REPUBLICANS PROMISED Americans a smart, careful tax reform that would simplify the code without adding a penny to the debt. The bill that House Republicans released Thursday betrays that promise. It also betrays the nation's children, and their children, who would eventually have to pay for this big, unpaid-for tax cut that the country does not need.
Republicans began their tax reform effort months ago with a plausible argument. They could lower tax rates, particularly on corporations, if they ended tax breaks at the same time, one balancing the other. The result would be a leaner, clearer, more efficient code that raised just as much revenue.
The bill that House Republicans released Thursday actually tracks this concept in part. Braving blowback from interest groups, GOP lawmakers proposed limits on tax breaks such as the mortgage-interest deduction and the state and local tax deduction. But the plan has a fatal flaw: It would cut far more by lowering tax rates than it would raise by closing loopholes. It is far out of balance.
How far? The Committee for a Responsible Federal Budget's Maya MacGuineas warned Thursday that the House plan would cost $1.5 trillion over 10 years, and, because of the way it is written, the price could end up being even higher. "No credible model shows that tax cuts will create enough growth to fill the funding gap," she concluded, echoing the views of most independent experts.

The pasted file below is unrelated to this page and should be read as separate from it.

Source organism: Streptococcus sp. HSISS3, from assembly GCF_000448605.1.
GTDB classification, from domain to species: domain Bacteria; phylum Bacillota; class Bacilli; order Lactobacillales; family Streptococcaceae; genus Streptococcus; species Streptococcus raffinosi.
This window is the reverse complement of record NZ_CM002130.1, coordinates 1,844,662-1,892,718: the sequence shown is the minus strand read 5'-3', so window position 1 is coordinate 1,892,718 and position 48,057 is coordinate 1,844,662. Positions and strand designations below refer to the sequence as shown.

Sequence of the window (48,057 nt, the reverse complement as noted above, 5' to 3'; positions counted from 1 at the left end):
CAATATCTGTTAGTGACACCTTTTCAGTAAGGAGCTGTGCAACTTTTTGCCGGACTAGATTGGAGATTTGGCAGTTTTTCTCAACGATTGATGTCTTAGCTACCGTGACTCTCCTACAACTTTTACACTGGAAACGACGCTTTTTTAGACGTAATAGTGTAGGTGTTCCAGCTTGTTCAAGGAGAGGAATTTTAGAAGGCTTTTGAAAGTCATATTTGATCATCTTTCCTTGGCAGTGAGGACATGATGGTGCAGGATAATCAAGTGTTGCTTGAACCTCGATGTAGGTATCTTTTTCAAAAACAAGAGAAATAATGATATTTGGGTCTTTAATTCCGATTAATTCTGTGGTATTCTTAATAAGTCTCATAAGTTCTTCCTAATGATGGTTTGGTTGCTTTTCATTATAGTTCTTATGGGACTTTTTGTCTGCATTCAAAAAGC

If the nation were in the midst of a recession, Republicans would have an argument for a deficit- financed stimulus. But the economy is growing and does not need a short-term boost. In fact, with the economy expanding, this should be the time to reduce the nation's already alarmingly large debt. That is a principle Republicans passionately embraced — when they were in the minority.
The plan's high price tag is even more egregious in light of the taxes Republicans intend to cut. The proposal would phase out the estate tax at the cost of $172 billion, which would almost exclusively help the wealthy. For $696 billion, it would eliminate the alternative minimum tax, which Congress created to ensure that loophole-savvy rich people pay at least some federal tax. The alternative minimum tax compelled President Trump, for example, to pay $31 million more in taxes in 2005 than he otherwise would have, which makes one wonder how he would personally benefit from this unnecessary shift in the tax code. Because he has refused to release his tax returns, unlike every other modern president, we can't know for sure. But the GOP plan also would slash rates on "pass-through" businesses, costing the treasury $448 billion over 10 years. The Trump Organization is one such business.
The plan's core provision, a $1.5 trillion cut in corporate taxes, slashing the rate from 35 percent to 20 percent, could be defensible — if it were paid for. Alas, it is not. The nation needs tax reform, but it would be better off with no change than with this.